October 20, 2014
Clarence Page first joined the Chicago Tribune in 1969 and became a columnist fifteen years later, in 1984. In 1989, he was awarded the Pulitzer Prize for Commentary. His column was first syndicated nationally in 1987, and today his writing is featured in more than 150 publications. A frequent broadcast guest on shows such as MSNBC’s The Chris Matthews Show and NPR’s Weekend Edition, Page is held in equally high esteem for his work in both print and broadcast media—not only for his wealth of knowledge and insight, but also for his incisive criticisms regarding society’s most pressing political and social issues.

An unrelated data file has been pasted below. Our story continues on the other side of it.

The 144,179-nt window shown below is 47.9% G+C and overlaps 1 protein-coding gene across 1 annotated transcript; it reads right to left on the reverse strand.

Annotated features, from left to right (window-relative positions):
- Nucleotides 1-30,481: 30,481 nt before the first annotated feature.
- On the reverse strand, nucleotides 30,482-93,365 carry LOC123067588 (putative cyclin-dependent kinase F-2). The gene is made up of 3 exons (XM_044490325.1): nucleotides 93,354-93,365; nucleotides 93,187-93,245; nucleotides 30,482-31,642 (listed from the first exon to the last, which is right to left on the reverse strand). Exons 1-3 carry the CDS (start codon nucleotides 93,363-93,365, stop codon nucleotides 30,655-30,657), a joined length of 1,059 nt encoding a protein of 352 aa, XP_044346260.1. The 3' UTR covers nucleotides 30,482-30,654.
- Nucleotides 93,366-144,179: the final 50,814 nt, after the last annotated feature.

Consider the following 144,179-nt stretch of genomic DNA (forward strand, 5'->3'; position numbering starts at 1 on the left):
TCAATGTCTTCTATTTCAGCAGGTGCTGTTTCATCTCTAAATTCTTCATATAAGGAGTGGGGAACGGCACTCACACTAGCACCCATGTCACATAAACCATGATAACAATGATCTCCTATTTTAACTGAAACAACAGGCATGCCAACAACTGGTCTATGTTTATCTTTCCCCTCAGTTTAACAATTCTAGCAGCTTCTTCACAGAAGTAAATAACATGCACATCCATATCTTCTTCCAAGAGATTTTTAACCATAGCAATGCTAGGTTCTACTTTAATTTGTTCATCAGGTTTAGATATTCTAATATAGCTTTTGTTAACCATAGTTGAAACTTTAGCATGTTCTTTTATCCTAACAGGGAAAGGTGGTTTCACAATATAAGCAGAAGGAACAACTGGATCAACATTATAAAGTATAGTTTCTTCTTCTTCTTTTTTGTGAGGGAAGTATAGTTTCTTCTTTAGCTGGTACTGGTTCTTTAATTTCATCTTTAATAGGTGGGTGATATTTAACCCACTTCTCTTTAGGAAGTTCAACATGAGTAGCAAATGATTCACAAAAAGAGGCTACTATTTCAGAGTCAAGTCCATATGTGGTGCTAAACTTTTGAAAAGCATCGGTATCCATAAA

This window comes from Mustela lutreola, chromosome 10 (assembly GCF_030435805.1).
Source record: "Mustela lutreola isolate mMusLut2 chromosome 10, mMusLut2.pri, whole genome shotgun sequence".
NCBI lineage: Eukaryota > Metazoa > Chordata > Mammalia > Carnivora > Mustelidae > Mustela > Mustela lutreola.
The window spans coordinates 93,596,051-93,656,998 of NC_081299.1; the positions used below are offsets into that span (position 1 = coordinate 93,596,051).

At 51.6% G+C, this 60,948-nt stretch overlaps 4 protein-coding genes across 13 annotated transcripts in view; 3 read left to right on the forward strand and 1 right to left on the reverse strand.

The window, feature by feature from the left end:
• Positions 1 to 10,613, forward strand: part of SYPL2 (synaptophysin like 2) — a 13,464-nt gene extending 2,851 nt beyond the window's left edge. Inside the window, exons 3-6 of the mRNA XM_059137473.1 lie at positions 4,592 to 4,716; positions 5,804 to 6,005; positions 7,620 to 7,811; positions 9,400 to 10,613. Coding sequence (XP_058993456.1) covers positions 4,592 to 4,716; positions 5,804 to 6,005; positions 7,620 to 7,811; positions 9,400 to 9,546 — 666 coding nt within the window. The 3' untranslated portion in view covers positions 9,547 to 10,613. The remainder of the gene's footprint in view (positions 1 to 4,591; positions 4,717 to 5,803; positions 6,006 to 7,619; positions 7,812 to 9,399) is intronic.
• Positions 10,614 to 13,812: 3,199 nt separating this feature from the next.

Culture Worrier collects 172 of Page’s Tribune pieces from across the three decades of his storied career as a columnist. As a veteran reporter who has ably adapted to the age of digital media, Page has earned the distinction of an elder statesman while never losing his relevance, commenting with equal clarity on issues from Vietnam to Afghanistan, and from the Civil Rights movement to the rise of Barack Obama. Culture Worrier highlights the perspective of one of the nation’s preeminent African-American commentators, delving into politics, pop culture, race, and family with insight that transcends the typical opinion piece. Books will be available for purchase.
Presented by the Global Voices Author Night Lecture Series, the Seminary Co-op Bookstore, the Center for the Study of Race, Politics, and Culture, and Agate Publishing.
Free and open to the public.